The federal government of Nigeria on Monday listed conditions to be put in place before any attempt is made to open its borders.
Despite pressure from Benin Republic and Niger Republic – Western and Northern neighboring countries – because of the effect the border closure has on their economy, the government has extended the closure till January 31, 2020 when the action will be reviewed. Meanwhile, Togo and Ghana have also been clamouring for the borders to be reopened.
The Minister of Foreign Affairs Geoffery Onyema who on Monday in Abuja rolled out the conditions said they would be presented to Benin and Niger governments at a meeting in the next two weeks. Also Customs Comptroller-General, Col. Ahmadu Ali (rtd), dismissed the possibility of the borders’ reopening in January.
The Minister and the comptroller spoke on Monday at the end of the tripartite meeting of Federal Government committee on border closure. With them at the meeting was Minister of Interior Rauf Aregbesola.
As said by the minister, only travel documents authorized for anybody coming into the country thorough the land borders is the official passport. No form of identity cards will henceforth be acceptable, he said.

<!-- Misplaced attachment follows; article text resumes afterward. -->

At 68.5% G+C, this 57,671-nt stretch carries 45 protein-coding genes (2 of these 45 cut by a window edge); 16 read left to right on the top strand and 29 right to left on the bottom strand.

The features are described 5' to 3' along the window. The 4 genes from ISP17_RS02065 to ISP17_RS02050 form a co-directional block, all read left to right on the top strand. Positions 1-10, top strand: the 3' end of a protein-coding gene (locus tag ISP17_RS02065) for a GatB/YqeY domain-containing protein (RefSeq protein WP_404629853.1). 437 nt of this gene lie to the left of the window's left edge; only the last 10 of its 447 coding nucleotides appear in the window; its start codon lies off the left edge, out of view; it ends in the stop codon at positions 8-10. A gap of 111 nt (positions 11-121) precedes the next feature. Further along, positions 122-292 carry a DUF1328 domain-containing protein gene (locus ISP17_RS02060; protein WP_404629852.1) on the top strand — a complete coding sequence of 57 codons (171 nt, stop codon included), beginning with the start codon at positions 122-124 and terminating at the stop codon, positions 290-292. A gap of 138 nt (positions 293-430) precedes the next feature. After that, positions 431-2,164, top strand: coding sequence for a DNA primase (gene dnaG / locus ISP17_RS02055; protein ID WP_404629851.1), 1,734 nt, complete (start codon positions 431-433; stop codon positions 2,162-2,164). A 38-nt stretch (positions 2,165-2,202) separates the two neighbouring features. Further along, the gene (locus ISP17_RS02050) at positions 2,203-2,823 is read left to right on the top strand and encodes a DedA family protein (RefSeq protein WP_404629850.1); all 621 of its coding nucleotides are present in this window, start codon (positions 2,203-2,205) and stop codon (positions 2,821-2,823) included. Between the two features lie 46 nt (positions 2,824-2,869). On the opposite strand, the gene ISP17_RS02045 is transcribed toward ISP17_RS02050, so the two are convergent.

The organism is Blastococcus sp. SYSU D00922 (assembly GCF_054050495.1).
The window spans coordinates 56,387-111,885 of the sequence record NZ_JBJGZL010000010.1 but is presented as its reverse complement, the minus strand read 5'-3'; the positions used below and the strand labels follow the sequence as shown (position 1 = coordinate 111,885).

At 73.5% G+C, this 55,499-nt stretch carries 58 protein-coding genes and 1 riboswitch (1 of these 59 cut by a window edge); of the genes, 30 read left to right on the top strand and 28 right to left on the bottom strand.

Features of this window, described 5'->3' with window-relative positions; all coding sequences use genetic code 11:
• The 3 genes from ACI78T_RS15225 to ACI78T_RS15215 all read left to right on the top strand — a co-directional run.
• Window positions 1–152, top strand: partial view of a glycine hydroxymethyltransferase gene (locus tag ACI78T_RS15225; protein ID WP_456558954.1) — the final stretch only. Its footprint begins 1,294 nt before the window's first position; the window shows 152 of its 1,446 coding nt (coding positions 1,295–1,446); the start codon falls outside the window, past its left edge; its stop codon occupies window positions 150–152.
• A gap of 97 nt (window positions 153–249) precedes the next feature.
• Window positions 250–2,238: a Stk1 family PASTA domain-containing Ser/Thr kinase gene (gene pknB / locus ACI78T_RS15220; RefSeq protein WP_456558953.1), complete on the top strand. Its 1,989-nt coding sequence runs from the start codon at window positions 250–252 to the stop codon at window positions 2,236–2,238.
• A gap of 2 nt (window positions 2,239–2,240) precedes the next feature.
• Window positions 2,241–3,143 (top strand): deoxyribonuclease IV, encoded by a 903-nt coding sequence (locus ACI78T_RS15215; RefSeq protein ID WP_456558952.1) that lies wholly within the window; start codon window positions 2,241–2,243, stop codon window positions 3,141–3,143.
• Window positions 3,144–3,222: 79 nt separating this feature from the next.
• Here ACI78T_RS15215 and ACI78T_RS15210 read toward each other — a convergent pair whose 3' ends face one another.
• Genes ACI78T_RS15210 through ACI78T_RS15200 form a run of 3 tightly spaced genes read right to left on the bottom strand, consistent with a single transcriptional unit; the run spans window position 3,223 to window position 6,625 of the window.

Also the preconditions to allow goods and humans into the country will apply to all ECOWAS member states. Onyeama said the conditions are aimed at ensuring that the country does not end up as dumping ground and besides, he noted that there must be a recognised proper transportation system for importation of goods into Nigeria.
The minister said within the next two weeks, a tripartite committee is to be convened and hosted here in Nigeria, comprising the delegation- committee from Benin Republic, Niger and Nigeria. Each country will come with the heads of the ministries of foreign affair, interior, finance, the customs, immigration and the NIA, the security segment. It will take place within the next two weeks .
“This is an absolute condition that will not be compromised. For goods predominantly produced in ECOWAS member state, the rules of origin must be satisfied.
“We have to avoid any possibility of dumping. Goods coming from an ECOWAS country claimed to originate from an ECOWAS member state must be over 30 per cent input of an ECOWAS member state to avoid situations where countries outside ECOWAS region would merely export their goods into ECOWAS members states, repackaged as those coming from ECOWAS member state, with little value addition and exported to Nigeria.